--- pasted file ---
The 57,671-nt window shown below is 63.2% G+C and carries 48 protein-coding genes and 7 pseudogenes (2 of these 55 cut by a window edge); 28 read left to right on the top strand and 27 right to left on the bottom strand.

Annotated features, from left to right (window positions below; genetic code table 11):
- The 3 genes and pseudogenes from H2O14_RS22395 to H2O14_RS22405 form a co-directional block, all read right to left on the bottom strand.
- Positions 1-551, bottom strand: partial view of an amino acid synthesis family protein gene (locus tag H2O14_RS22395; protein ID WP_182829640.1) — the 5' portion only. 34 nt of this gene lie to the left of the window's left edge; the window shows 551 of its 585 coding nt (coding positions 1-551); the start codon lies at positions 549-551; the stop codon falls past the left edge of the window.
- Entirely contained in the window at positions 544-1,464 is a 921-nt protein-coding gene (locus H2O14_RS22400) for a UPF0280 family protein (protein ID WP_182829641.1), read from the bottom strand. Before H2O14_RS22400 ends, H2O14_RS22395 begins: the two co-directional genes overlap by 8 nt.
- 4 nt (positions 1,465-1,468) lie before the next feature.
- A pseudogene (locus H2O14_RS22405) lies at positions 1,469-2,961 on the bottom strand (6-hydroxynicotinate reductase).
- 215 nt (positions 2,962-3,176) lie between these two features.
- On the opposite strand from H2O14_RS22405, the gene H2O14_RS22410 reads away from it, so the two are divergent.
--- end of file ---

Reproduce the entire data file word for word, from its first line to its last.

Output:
The 57,671-nt window shown below is 63.2% G+C and carries 48 protein-coding genes and 7 pseudogenes (2 of these 55 cut by a window edge); 28 read left to right on the top strand and 27 right to left on the bottom strand.

Annotated features, from left to right (window positions below; genetic code table 11):
- The 3 genes and pseudogenes from H2O14_RS22395 to H2O14_RS22405 form a co-directional block, all read right to left on the bottom strand.
- Positions 1-551, bottom strand: partial view of an amino acid synthesis family protein gene (locus tag H2O14_RS22395; protein ID WP_182829640.1) — the 5' portion only. 34 nt of this gene lie to the left of the window's left edge; the window shows 551 of its 585 coding nt (coding positions 1-551); the start codon lies at positions 549-551; the stop codon falls past the left edge of the window.
- Entirely contained in the window at positions 544-1,464 is a 921-nt protein-coding gene (locus H2O14_RS22400) for a UPF0280 family protein (protein ID WP_182829641.1), read from the bottom strand. Before H2O14_RS22400 ends, H2O14_RS22395 begins: the two co-directional genes overlap by 8 nt.
- 4 nt (positions 1,465-1,468) lie before the next feature.
- A pseudogene (locus H2O14_RS22405) lies at positions 1,469-2,961 on the bottom strand (6-hydroxynicotinate reductase).
- 215 nt (positions 2,962-3,176) lie between these two features.
- On the opposite strand from H2O14_RS22405, the gene H2O14_RS22410 reads away from it, so the two are divergent.